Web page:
January 15, 2020
Netflix earned an impressive 24 Oscar nominations ahead of the 92nd Academy Awards on Feb. 9 — largely around two movies: Martin Scorsese’s The Irishman and Noah Baumbach’s Marriage Story.
Walmart-owned Vudu.com and exhibitors Cinemark, AMC Theatres and Regal Cinema have launched pre-Oscar events showcasing best picture nominated films — with the exception of Netflix’s titles.
That’s because Netflix — per longstanding policy — does not abide by Hollywood’s traditional theatrical release strategy affording exhibitors exclusive 90-day access. Instead, the streamer mandates all original movies be made available across all distribution channels (including theatrical) at the same time.
This has angered exhibitors and industry insiders domestically and abroad (i.e. Cannes Film Festival) for years — the result being Netflix movies are largely ignored by major theater chains.
Indeed, Cinemark’s “Annual Oscar Movie Week Festival,” which runs from Feb. 3 to 9, enables consumers (for $35) to screen all nominated films — with the exception of Netflix’s titles. Vudu is taking preorders for Oscar-nominated titles, with the exception of The Irishman and Marriage Story (which have not been slated for a digital sellthrough release).
“I don’t see the utility of making a film available on VOD or in theaters, if it’s available for free to anyone with a subscription or trial account at Netflix,” said Wedbush Securities media analyst Michael Pachter. “Netflix would rather people sign up for a free trial and watch these films than it would care for the 50% to 65% it might earn from a movie ticket or VOD.”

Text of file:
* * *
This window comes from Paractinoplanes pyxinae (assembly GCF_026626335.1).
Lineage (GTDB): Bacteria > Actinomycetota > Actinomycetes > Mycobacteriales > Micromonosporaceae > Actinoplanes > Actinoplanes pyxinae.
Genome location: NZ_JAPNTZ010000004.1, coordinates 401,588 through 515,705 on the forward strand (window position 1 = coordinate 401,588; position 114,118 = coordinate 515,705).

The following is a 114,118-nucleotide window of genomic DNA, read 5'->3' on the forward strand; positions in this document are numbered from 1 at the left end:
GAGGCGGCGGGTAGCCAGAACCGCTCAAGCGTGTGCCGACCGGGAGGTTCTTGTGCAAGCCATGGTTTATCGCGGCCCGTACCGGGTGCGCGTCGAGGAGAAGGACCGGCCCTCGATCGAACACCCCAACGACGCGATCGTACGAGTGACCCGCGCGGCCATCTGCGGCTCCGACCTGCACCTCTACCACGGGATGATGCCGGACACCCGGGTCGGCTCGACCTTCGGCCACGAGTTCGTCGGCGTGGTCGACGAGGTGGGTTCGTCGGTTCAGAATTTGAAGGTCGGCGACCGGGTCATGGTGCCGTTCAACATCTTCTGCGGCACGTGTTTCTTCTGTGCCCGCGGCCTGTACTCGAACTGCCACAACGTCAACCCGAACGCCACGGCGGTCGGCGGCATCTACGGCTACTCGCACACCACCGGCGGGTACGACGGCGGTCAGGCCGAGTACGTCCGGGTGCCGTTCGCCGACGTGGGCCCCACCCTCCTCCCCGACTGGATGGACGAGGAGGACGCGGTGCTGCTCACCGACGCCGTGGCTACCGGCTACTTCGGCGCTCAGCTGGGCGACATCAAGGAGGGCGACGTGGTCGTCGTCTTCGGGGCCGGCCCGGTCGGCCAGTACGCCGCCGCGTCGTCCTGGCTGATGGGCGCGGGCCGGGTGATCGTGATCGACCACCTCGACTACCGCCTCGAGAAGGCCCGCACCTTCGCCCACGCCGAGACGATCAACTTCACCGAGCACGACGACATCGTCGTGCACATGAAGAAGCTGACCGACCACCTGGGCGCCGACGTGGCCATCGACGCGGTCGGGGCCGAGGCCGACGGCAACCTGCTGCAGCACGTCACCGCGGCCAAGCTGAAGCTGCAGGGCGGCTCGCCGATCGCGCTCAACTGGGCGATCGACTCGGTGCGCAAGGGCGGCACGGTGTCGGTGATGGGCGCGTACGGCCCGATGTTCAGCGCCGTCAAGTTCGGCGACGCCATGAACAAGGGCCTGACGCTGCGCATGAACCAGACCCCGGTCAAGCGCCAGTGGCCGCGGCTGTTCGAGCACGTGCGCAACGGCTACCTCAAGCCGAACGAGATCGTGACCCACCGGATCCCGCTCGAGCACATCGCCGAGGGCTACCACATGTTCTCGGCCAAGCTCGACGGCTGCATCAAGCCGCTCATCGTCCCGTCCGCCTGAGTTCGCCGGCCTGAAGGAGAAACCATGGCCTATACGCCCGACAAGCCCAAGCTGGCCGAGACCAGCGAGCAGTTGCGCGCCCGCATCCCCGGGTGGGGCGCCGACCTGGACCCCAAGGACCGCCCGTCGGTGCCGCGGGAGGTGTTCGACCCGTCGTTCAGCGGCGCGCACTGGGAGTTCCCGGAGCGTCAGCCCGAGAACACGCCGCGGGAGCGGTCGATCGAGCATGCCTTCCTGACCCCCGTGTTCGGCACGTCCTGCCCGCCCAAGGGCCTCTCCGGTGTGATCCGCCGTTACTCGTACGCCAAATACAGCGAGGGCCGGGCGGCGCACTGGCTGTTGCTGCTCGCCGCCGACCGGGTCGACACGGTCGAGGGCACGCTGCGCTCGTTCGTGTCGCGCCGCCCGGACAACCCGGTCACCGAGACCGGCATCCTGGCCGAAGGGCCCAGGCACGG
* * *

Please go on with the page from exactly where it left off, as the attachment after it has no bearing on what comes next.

Last year, Netflix’s first Oscar nominated best picture title, Roma, was also ignored by major exhibitors. It went on to win for best director (Alfonso Cuarón) and best foreign-language film (Mexico’s first) — but no best picture. The movie reportedly generated about $200,000 in revenue from pre-nomination screenings over the extended Thanksgiving weekend at select indie theaters in Los Angeles.
The imbroglio made headlines when director Steven Spielberg suggested movies that forgo the traditional theatrical run should not be considered for Oscars. The Academy’s annual board of governors post-Oscar meeting nixed that idea.
Netflix responded (on Twitter) at the time stressing “we love cinema” and ubiquitous distribution. “These things are not mutually exclusive,” the streamer tweeted.
While Roma did become Netflix’s first film to be included in The Criterion Collection on Blu-ray Disc and DVD (due Feb. 11), it arguably left millions of dollars in box office revenue on the table.
“If Netflix wants to really be a movie company, and not just a highly successful television company, why won’t they consider the traditional movie business model?,” John Fithian, CEO of the National Association of Theater Operators, wrote in a 2018 blog post. “Wouldn’t Netflix make more money and establish a much deeper cultural conversation by offering a true and robust theatrical run first, and offering exclusive streaming to its subscribers later?”